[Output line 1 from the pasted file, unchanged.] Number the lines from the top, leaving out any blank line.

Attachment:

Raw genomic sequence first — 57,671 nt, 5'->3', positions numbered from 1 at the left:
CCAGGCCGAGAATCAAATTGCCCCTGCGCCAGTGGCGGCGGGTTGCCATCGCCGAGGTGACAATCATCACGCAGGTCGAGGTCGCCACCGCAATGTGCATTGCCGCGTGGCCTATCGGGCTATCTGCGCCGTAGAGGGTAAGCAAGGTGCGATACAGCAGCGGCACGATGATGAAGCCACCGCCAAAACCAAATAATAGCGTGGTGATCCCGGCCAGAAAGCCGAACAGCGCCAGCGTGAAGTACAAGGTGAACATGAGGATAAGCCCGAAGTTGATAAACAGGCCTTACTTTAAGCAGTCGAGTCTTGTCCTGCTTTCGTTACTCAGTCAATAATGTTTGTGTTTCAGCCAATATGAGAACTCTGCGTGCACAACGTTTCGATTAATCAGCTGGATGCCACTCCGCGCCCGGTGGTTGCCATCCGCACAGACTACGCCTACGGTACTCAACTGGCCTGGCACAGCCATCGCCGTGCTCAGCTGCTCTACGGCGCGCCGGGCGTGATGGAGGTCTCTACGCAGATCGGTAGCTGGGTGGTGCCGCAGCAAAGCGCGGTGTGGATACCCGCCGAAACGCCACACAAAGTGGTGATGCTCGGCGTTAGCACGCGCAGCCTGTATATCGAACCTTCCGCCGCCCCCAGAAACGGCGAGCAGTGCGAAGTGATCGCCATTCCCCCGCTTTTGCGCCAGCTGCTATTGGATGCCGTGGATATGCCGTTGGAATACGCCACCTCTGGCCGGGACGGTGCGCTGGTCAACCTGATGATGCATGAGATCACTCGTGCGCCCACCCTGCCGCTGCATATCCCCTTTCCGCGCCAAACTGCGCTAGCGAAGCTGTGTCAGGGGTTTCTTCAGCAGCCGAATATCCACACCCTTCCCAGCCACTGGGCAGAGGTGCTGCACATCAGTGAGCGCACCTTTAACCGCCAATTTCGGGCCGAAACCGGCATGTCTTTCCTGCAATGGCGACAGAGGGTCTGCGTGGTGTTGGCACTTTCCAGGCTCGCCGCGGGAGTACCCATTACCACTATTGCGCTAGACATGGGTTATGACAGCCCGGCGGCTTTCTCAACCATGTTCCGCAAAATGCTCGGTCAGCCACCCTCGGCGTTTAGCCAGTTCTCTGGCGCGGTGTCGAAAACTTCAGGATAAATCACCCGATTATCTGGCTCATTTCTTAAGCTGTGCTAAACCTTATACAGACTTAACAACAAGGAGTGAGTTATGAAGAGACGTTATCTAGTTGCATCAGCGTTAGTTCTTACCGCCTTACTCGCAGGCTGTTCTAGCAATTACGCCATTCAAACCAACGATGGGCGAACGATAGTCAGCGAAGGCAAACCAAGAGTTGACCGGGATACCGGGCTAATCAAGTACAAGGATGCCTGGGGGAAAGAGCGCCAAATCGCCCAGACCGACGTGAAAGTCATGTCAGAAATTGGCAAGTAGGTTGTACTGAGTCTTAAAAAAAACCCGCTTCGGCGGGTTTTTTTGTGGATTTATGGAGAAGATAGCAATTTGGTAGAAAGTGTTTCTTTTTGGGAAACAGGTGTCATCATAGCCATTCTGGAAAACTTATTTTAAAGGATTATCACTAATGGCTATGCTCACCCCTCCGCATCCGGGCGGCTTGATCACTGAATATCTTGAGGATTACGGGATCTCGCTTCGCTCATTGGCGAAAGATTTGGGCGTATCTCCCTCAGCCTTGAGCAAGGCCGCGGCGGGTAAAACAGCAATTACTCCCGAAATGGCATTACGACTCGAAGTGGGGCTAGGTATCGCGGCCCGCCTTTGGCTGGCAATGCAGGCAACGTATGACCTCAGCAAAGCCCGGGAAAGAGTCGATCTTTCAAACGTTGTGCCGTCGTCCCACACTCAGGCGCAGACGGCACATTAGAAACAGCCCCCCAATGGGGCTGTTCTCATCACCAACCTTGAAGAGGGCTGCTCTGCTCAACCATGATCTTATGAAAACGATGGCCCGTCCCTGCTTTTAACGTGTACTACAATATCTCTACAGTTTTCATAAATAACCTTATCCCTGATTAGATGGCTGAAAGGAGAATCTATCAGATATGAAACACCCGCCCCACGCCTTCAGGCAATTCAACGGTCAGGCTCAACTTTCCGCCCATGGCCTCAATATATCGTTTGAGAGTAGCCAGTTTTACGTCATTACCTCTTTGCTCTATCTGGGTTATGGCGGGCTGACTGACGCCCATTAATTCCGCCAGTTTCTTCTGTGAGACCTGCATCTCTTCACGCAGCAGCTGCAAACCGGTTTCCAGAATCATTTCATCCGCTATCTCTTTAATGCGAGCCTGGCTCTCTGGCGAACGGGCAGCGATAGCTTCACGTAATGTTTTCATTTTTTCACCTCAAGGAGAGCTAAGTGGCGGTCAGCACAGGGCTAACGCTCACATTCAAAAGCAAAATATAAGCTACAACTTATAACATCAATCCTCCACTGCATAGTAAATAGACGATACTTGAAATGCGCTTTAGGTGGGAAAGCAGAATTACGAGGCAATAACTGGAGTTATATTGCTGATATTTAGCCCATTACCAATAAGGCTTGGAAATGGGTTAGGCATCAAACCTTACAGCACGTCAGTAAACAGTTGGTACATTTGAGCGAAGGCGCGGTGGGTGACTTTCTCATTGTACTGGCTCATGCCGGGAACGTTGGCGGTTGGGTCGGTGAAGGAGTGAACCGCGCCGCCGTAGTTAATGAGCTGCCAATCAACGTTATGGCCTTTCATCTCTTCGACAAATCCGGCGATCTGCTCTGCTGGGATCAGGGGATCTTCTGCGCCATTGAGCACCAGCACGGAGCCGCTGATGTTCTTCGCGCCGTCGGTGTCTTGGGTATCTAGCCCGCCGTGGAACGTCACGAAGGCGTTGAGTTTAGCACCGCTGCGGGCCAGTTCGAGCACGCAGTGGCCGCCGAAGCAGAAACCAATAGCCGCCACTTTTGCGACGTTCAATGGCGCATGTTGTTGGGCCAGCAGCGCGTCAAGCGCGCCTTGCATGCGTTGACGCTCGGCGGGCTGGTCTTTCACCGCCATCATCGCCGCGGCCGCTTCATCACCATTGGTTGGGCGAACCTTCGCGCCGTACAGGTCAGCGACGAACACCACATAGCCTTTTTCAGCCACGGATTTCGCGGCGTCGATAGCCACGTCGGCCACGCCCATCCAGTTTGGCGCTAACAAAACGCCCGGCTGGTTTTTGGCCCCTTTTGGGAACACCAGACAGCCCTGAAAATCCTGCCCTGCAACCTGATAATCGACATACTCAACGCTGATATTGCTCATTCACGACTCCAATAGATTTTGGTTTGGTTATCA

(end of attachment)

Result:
Raw genomic sequence first — 57,671 nt, 5'->3', positions numbered from 1 at the left: